Researchers assess pros and cons of hybrid electric vehicles
Carnegie Mellon researchers have released new findings claiming that the use of battery electric vehicles (BEVs, or “all-electric vehicles”) and plug-in hybrid electric vehicles (PHEVs) with large battery packs today are actually more expensive in the long run.
The research conducted by Jeremy Michaelek, a professor in the departments of mechanical engineering and engineering and public policy, and his colleagues also suggests that BEVs and PHEVs offer diminishing returns on social benefits per dollar spent as compared to conventional hybrid electric vehicles (HEVs) and PHEVs with small battery packs. A summary of their findings was recently published in the scientific journal Proceedings of the National Academy of Sciences.
The researchers’ conclusions came after an in-depth assessment into a wide range of factors influencing the aggregate costs and environmental impact of BEVs, including greenhouse gas emissions from electricity generation, gas prices, the financial and air emissions costs of battery production, limitations of current battery technology, and more.
Various degrees of these factors were also taken into consideration to account for best and worst case scenarios for BEV utilization. For example, the researchers indicated that in a world with high gas prices, durable BEV batteries that had a lifetime of 12 years and were charged by a hydroelectric power grid were optimistic conditions for justifying the use of BEVs. In these scenarios, BEVs presented an aggregate premium (private ownership cost, air emissions damages costs, and oil premium costs combined) of about $3,000 and $5,000 lower than HEVs and gas-powered vehicles, respectively.
However, a drastically different picture is painted in the pessimistic case: Assuming BEV batteries last just six years and are powered by electricity from a coal-fired power plant in a world with low gas prices, the net premium of a standard BEV jumps to over $50,000 more than that of HEVs and gas-powered vehicles.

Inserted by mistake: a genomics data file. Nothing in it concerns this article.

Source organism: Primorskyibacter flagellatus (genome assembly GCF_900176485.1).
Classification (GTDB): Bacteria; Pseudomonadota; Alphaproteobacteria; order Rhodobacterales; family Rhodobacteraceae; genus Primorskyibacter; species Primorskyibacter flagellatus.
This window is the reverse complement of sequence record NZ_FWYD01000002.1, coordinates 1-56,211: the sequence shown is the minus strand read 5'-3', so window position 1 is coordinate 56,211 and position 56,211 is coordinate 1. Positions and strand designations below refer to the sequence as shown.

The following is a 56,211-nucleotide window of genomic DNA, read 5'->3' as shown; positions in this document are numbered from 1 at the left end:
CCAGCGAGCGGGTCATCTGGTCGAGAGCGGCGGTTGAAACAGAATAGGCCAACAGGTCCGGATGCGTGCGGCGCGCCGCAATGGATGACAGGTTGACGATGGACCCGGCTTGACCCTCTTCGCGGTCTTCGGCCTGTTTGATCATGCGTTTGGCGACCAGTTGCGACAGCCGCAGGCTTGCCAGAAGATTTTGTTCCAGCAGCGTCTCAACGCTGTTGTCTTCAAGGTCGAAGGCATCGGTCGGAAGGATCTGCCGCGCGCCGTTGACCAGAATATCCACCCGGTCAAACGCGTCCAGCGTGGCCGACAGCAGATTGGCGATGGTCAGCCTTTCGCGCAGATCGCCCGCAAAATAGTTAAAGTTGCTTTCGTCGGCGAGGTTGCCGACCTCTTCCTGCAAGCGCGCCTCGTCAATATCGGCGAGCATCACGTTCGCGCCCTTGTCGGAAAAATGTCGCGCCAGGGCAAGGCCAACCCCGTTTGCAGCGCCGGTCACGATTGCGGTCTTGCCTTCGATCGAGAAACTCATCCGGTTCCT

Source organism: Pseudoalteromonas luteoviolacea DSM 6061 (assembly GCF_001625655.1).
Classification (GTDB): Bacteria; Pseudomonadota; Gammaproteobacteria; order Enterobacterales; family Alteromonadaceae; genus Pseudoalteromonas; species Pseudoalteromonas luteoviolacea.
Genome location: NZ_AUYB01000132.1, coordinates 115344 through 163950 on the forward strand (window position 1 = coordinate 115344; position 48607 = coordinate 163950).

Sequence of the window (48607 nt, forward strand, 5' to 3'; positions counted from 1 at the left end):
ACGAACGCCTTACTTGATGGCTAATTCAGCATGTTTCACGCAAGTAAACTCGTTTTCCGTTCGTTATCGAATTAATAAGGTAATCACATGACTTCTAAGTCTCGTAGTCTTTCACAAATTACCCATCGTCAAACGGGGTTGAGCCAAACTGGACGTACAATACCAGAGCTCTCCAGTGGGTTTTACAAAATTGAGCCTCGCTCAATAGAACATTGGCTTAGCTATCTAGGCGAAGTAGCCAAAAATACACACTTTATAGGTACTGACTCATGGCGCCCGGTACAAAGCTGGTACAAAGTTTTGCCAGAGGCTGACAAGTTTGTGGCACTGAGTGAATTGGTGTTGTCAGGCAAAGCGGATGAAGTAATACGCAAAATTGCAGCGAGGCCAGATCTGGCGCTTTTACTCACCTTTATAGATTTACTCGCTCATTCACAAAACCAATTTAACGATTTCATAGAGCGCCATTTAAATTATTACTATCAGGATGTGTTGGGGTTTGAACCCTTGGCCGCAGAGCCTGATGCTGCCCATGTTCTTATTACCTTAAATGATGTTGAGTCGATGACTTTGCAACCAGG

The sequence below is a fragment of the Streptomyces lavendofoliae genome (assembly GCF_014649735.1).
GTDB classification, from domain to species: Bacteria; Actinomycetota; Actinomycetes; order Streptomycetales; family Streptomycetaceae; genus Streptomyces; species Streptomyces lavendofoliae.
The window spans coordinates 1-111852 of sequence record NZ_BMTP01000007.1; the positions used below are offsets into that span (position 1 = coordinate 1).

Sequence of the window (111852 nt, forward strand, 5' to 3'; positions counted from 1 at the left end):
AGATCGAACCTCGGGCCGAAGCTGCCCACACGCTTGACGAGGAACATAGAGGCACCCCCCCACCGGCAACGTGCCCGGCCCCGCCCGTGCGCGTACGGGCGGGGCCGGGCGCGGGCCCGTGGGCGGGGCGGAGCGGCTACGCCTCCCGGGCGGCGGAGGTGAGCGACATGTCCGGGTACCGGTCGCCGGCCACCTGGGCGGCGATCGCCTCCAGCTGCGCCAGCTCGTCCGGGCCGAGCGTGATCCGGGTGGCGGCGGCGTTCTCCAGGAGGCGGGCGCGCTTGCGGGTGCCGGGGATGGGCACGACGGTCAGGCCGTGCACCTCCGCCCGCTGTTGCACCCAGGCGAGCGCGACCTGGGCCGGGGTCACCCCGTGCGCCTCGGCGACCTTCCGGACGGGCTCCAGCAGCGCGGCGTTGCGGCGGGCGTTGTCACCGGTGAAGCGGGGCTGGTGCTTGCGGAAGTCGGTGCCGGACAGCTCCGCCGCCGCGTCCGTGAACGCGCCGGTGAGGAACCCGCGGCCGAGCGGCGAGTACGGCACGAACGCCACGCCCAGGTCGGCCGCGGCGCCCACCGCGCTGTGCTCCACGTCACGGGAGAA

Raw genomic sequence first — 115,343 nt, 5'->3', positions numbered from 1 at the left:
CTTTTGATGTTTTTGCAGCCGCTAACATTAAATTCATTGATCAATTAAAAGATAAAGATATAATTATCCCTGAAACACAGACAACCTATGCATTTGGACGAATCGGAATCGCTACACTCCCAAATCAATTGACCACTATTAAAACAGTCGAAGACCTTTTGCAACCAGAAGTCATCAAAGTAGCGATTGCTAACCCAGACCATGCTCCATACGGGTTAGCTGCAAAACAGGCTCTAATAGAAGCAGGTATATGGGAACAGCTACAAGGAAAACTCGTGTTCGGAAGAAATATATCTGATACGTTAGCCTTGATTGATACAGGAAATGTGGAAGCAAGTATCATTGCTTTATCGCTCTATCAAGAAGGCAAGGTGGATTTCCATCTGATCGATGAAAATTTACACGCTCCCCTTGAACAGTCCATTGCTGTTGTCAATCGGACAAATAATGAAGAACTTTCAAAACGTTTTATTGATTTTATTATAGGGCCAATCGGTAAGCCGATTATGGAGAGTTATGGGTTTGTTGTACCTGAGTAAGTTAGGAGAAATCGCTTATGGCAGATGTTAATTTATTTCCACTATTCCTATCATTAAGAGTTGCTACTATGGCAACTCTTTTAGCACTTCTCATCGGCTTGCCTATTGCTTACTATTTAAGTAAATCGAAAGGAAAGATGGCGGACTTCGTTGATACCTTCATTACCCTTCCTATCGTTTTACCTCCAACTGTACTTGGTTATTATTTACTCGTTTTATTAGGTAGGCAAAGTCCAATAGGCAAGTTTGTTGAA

In regard to air pollution costs specifically, while a BEV could reduce these costs by $100 compared to an HEV in the optimistic case, costs could also increase by as much as $5,000 in the pessimistic case.
Even in the researchers’ base case — with average gas prices, a typical power grid, and the use of batteries with a lifetime of 12 years — BEVs still presented a $20,000 net cost over HEVs and conventional vehicles. PHEVs with large battery packs were almost $10,000 more expensive.
“Current government policy provides larger subsidies for vehicles with larger battery packs, assuming that larger is better,” Michalek observed in a press release on cmu.edu, referring to the tax credit of up to $7,500 available for purchasers of electric vehicles. “While larger battery packs allow plug-in vehicles to drive longer distances on electric power instead of gasoline, they are also expensive and heavy, they are underutilized when the battery capacity is larger than needed for a typical trip, they require more charging infrastructure, and they produce more emissions during manufacturing.”
The typical American is not oblivious to the disadvantages of BEVs, either. While a 2006 poll indicated that over 50 percent of Americans would buy a hybrid vehicle, a Gallup poll conducted earlier this year in May revealed that 57 percent of Americans would never buy an all-electric car, no matter how high gas prices go.
These views seemed to resonate with Benjamin Pious, a Carnegie Mellon junior studying business administration and psychology.
“I wouldn’t buy one of the ones you plug into the walls,” said Pious. “The thing with those cars is that they’re fundamentally impractical. You can’t actually get where you need to go with them. But [my dad’s Prius] is pretty marvelous. The gas mileage is actually considerably higher than what Toyota quotes.”
Though there are plans for a 2012 Prius PHEV model, Toyota Priuses fall for now under the category of conventional HEVs, since they never need to be plugged in to charge their built-in electric batteries. They are instead charged by the car’s gasoline engine and regenerative braking system, both of which allow for greater gas mileage. PHEVs, such as the Chevrolet Volt, include similar technologies, but also allow their batteries to be recharged via an electric outlet.
Researchers are scrutinizing BEVs such as the Tesla Roadster or Nissan Leaf, which have no fuel cells, fuel tanks, or internal combustion engine, and are powered solely by their internal battery packs. The researchers’ data offers greater context for properly analyzing the role BEVs should play in our society.